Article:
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BYU study shows comparing siblings academically can be harmful. Image ©Dollarphoto.com/Thomas Perkins

Comparing Siblings Can Have Negative Impact Academically

We feed them, cloth them and sign them up for classes in hopes of helping our children succeed but parents may unwittingly be harming their children’s abilities by comparing them to a sibling. In a recent study published by Brigham Young University, BYU professor and lead author Alex Jensen found that a parent’s belief about his or her child may influence who that child ultimately becomes.

The study published in the Journal of Family Psychology compared siblings and academic achievement in a northeastern state. Jensen and his co-author Susan McHale from Penn State asked parents of 388 teenage first- and second-born siblings to rate which child did better in school. In most cases the parents believed the firstborn was more academically gifted. However, on average, the siblings’ performance was quite similar.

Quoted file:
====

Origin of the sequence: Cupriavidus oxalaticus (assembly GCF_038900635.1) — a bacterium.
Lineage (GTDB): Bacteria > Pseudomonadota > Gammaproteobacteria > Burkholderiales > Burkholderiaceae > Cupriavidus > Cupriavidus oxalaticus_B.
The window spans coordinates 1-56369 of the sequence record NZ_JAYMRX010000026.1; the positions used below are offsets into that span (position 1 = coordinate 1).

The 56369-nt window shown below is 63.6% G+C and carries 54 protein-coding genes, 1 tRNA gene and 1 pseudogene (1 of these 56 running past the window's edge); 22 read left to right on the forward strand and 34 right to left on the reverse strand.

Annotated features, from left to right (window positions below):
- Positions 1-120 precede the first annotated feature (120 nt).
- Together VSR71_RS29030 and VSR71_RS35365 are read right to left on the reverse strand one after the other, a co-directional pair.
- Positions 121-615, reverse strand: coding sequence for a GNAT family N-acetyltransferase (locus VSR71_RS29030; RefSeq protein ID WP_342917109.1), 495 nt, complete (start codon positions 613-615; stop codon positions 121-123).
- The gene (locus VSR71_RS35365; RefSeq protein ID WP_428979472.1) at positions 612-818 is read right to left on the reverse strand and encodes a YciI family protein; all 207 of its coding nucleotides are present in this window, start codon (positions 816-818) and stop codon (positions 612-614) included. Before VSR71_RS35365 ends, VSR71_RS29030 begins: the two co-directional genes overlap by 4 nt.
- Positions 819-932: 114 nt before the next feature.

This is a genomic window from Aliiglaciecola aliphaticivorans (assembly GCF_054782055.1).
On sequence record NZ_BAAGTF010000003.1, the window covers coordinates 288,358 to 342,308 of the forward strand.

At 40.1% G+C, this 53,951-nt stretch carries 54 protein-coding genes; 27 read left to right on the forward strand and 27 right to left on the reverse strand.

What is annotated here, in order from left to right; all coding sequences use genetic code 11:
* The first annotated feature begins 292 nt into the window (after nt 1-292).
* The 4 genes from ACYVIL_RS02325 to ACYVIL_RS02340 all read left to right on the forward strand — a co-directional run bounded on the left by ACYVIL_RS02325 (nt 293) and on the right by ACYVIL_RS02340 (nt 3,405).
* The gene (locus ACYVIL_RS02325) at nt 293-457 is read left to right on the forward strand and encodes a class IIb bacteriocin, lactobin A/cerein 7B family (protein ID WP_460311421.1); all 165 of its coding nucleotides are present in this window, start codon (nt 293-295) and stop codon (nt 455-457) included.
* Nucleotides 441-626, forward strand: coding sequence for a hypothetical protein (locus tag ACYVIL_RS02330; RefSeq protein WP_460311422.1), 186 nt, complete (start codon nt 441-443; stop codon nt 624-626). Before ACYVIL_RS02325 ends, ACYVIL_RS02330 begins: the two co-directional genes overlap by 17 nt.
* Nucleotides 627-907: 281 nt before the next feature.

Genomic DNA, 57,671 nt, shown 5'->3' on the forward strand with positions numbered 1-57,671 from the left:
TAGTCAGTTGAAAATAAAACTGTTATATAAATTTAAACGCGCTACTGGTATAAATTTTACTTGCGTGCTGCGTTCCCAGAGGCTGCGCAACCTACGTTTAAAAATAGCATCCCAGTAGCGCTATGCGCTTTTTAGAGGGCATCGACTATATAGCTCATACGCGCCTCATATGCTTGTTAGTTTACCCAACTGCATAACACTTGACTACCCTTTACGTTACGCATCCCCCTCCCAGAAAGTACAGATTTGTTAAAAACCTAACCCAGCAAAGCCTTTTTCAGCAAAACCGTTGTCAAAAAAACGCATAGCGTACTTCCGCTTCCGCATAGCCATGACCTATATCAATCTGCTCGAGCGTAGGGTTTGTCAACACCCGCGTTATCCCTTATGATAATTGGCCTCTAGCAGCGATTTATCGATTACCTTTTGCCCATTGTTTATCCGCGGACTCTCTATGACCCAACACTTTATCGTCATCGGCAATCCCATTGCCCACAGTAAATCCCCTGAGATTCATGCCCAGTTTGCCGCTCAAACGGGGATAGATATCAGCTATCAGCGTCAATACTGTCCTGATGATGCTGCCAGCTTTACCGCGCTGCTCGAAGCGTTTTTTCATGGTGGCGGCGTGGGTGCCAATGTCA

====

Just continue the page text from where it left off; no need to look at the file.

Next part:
The study suggests that parents’ opinion of their children were not influenced by actual grades, but the teenagers’ future grades were impacted by the parents’ beliefs about them. Those children who were believed to be smarter tended to do better in the future while those who were considered to be less academically able tended to do poorer. Researchers found that translated to a 0.21 difference in GPA among participants.

“That may not sound like much,” said Jensen. “But over time those small effects have the potential to turn into sibling who are quite different from one another.”

Researchers say these beliefs about a child’s ability to succeed are often formed early in a child’s life. Parents may be influenced by the fact that the older sibling is doing more complicated subjects in school at any given time. They are the first to learn to read and write.

Jensen and McHale found the exception in the study was when the firstborn was a brother and the younger sibling was a sister. Most often in those cases, parents believed the sister to be more academically capable. According to the study, parents often view older siblings and daughters as more competent.

“To help all children succeed, parents should focus on recognizing the strengths of each of their children and be careful about vocally making comparisons in front of them,” said Jensen.